Former employee Dane Okabe remembered his first days at KC Drive Inn in the 1970s in a 2016 article in Thrillist. “The first day on the job, they teach you how to make the waffle hot dog batter,” Okabe said, adding that the ingredients were mixed and kneaded by a large, round machine. “When you dump everything in—the eggs, flour, and sugar—you get a mess. Especially when you’re first doing it, you don’t know what you’re doing, so you get even more of a mess. You can tell everybody the first day they work because they look all white, like Casper. It was like an initiation.”

Fast Food in the ’80s Threatens Mom-and-Pops

But the family restaurant empire, like other locally owned mom-and-pops, was threatened by the incursion of national fast-food chains such as McDonalds, Jack in the Box and Burger King from the 1980s and into the 2000s.

Still, the family’s second generation kept the restaurants going. Elsie and Mildred worked full-time at the family restaurants. Roy was the company president and Helen and James moved to California but came back to Honolulu after their father’s passing. By the 1980s, Agnes had 10 grandchildren; some worked at the restaurants. Helen’s son and daughter, Wendell and Arlene, worked for many years with James’ son Dayton until KC Drive Inn closed down.

On July 30, Agnes Asato passed away at the age of 95. She is remembered as an energetic, hard-working woman who also made time to enjoy life. “She flew in a hot-air balloon over Africa when she was 71 years old and rode a camel in Egypt,” recalled Roy, adding that she also travelled to Australia to see Halley’s Comet.

Long Live Waffle Dogs!

Although the KC Drive Inn flagship restaurant closed in 2005, the waffle dogs made a comeback a year later at the Japanese Cultural Center of Hawai’i’s annual Ohana Festival. Once the word spread that the iconic hand-food was back, so were the lines of nostalgic customers.

Dayton Asato making waffle dogs.

Today, Dayton is carrying on the waffle dog lineage. He remembers being a 7th-grade custodian of the KC Snack Shop at Holiday Mart on Kaheka Street, where Don Quixote is currently located. It was tough work.

“I used to clean the grease trap by hand,” he said. “Today, trucks come and suck it out … I would get a plastic container; I would dig out all the crap and dump it in the trash bags.” The Asatos hired someone to help him, “but he ran away,” he added with a laugh. “Nobody argues that I had the worst job.”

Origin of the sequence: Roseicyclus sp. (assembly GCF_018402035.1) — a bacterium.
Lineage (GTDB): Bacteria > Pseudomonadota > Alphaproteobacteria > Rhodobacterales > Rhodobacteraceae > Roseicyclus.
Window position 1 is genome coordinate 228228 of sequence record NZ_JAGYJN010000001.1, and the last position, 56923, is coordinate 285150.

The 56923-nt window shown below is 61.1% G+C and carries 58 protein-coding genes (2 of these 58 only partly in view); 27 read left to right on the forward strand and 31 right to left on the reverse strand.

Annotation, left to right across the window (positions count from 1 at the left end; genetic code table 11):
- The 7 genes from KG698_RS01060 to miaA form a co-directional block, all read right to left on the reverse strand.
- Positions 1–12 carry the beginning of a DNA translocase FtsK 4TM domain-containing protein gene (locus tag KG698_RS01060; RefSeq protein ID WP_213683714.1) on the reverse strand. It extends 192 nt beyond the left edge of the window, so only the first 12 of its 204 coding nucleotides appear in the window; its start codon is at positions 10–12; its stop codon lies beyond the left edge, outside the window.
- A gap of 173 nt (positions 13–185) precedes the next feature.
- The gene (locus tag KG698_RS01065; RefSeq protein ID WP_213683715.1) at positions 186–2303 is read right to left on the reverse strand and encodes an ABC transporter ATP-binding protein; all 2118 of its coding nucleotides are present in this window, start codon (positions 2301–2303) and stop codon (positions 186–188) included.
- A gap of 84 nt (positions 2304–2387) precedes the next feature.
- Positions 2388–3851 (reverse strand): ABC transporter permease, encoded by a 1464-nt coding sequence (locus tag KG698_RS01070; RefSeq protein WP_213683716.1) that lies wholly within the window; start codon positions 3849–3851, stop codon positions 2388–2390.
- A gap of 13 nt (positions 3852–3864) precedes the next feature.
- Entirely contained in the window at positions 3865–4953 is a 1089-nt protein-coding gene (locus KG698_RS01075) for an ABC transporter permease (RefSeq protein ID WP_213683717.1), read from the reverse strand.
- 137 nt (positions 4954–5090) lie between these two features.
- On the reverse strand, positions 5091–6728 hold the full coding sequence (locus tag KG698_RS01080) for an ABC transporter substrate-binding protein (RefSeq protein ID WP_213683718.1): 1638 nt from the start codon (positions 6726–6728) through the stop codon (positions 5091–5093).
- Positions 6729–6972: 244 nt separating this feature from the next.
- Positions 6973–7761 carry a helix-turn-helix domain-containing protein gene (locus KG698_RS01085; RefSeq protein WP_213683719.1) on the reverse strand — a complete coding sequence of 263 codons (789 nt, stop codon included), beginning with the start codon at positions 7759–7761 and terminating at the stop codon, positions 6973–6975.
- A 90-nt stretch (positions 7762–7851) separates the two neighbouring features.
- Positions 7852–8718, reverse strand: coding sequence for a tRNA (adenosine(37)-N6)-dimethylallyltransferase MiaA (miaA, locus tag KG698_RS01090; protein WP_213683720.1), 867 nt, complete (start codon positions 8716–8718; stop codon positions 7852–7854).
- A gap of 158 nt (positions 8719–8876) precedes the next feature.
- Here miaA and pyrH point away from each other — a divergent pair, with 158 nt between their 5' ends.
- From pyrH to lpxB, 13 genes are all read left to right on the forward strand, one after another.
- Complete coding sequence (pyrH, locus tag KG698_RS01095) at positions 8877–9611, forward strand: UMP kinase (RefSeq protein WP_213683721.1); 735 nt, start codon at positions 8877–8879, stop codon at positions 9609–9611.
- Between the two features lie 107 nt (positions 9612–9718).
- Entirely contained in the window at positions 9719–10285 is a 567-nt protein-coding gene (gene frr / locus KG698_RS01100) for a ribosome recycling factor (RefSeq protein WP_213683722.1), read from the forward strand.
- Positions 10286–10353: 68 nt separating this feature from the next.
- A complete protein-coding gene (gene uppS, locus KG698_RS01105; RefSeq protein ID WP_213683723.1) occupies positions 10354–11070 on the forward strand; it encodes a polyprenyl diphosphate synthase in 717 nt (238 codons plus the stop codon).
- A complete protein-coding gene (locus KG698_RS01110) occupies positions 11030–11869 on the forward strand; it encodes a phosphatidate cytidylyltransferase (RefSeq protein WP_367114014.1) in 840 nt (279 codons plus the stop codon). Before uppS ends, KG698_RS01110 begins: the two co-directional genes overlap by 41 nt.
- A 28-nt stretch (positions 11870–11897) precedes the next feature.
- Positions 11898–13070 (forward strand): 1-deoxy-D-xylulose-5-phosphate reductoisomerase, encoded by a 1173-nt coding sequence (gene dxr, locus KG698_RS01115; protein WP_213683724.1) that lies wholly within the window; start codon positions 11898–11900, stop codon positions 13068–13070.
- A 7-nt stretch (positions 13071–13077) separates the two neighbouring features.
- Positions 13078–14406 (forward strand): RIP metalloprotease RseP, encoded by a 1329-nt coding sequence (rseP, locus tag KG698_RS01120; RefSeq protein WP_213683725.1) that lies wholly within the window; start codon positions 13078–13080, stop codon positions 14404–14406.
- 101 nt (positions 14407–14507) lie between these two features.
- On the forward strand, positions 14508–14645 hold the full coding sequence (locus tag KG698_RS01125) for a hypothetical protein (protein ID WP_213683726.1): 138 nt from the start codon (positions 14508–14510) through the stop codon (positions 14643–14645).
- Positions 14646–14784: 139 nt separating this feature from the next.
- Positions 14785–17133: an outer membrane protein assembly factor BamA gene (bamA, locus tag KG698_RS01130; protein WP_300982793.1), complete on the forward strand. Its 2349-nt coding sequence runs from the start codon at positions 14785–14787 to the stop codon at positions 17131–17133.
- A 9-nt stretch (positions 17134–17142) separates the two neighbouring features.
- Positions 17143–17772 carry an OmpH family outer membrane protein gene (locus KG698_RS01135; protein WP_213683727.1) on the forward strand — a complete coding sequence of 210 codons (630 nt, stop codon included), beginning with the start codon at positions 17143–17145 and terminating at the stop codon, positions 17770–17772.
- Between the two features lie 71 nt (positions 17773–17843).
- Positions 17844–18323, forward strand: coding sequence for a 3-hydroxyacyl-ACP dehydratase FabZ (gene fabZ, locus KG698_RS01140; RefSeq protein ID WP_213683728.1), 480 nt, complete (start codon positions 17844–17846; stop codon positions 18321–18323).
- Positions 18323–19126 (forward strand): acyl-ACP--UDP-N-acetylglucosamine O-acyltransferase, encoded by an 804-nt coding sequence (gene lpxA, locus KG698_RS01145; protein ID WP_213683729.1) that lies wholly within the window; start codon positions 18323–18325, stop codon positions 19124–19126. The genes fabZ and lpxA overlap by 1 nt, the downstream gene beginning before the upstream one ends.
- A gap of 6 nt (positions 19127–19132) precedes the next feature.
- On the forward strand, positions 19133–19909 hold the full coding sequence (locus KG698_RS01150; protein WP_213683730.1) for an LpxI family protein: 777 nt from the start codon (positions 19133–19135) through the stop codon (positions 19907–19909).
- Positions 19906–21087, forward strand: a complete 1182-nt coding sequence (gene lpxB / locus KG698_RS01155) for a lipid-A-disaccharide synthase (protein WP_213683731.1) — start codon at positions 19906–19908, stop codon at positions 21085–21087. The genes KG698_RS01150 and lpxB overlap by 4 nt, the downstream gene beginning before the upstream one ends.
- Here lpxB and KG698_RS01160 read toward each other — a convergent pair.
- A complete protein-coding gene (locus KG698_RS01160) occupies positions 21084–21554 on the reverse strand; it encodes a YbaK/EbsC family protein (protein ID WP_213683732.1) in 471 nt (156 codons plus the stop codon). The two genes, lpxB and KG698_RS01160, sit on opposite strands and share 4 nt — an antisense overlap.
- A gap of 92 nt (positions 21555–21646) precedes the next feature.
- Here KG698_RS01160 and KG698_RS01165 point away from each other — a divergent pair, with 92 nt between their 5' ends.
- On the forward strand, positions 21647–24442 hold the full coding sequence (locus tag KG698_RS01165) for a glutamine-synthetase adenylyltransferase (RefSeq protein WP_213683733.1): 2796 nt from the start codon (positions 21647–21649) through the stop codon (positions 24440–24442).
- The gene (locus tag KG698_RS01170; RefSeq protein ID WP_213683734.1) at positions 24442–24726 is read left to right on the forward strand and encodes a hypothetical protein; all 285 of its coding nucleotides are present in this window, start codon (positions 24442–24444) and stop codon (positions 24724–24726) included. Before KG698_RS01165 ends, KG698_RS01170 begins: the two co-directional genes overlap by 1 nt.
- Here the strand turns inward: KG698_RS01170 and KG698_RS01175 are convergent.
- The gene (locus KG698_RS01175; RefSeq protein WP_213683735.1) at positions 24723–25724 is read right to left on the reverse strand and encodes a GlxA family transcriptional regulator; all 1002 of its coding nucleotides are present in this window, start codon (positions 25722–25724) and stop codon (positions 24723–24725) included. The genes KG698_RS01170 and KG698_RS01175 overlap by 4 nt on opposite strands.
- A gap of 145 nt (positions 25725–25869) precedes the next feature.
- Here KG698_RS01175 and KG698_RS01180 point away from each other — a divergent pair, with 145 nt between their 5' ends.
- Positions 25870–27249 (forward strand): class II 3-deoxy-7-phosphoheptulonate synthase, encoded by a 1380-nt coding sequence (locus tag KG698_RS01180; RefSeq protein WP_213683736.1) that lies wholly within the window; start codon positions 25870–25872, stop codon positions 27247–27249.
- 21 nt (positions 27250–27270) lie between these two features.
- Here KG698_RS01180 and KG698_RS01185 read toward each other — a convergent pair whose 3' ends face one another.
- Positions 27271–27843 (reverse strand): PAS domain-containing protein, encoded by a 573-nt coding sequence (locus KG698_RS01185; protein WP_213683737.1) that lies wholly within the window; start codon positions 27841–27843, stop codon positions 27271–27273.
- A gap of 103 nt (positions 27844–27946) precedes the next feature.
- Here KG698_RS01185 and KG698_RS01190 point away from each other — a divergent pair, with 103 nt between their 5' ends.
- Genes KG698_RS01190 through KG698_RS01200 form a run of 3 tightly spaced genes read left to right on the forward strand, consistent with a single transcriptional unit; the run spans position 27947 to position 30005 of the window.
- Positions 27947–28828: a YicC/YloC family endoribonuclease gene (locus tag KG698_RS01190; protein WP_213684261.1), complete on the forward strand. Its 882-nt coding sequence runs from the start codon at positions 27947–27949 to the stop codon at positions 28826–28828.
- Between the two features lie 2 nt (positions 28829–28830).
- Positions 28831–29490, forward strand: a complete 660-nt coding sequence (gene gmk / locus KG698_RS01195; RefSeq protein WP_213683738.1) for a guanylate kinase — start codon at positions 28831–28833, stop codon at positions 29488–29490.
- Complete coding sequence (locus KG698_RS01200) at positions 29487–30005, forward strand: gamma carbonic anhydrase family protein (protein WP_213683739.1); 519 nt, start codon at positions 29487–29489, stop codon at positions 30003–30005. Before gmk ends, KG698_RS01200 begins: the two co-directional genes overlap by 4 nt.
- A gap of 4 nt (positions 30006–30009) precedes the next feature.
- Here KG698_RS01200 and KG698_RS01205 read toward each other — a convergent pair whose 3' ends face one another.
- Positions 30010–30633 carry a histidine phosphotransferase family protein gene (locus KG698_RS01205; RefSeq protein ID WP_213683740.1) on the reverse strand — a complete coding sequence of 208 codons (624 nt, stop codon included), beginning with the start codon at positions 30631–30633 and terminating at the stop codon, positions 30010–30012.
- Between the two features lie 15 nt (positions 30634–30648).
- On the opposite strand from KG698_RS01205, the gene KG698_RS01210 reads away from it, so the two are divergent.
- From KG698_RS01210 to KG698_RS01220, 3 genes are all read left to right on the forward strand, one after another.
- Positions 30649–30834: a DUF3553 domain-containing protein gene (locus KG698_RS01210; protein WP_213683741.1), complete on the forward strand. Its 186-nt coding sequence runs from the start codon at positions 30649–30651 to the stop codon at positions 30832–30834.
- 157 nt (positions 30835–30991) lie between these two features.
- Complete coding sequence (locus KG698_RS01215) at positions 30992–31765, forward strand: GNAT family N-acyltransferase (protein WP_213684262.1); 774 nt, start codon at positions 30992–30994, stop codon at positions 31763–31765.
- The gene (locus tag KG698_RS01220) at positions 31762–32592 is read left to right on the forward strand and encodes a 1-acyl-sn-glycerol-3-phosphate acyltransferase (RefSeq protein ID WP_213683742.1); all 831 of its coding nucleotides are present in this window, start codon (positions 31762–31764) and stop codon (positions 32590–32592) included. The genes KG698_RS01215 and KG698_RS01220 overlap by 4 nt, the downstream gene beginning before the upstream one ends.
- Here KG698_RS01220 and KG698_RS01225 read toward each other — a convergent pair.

Waffle dogs could usually be found at fundraisers and Obon festivals, although the COVID-19 pandemic has shut down those events for now. And under normal circumstances, the waffle irons could be rented out with Dayton to assist ( Even as the pandemic eases and businesses reopen, however, the future holds questions: The waffle dog equipment is more than 40 years old and while some mechanical parts are replaceable, the molds that shape the treat are not.

“They don’t make them anymore,” Dayton told the Honolulu Star-Advertiser in 2018. “I worry about them wearing out—we’ve gone through so many.”

For now, KC’s waffle dogs and Ono Ono (chocolate and peanut butter) Shakes are here to stay. For those curious or nostalgic, waffle dogs can be found at Hawaii’s Favorite Kitchens in Kapahulu.

Waffle dogs with relish


*This article was originally published on Zentoku Foundation website and later published in The Rafu Shimpo on January 5, 2022.


© 2022 Jodie Chiemi Ching

Asato family families food Hawaii restaurants United States waffle dogs
About the Author

Jodie Ching is a former editor of The Hawai‘i Herald: Hawai‘i's Japanese American Journal and is a member of Afuso Ryu Ongaku Kenkyu Choichi Kai and Tamagusuku Ryu Senju Kai. She has a Bachelor's Degree in Japanese from the University of Hawai‘i at Mānoa and is a 1998 recipient of a scholarship sponsored by the Okinawan Prefectural Government for Okinawan descendants. Ching is also the author of IKIGAI: Life's Purpose (Brandylane Publishing, 2020), an Okinawan children's book under the pen name Chiemi Souen.

Updated March 2024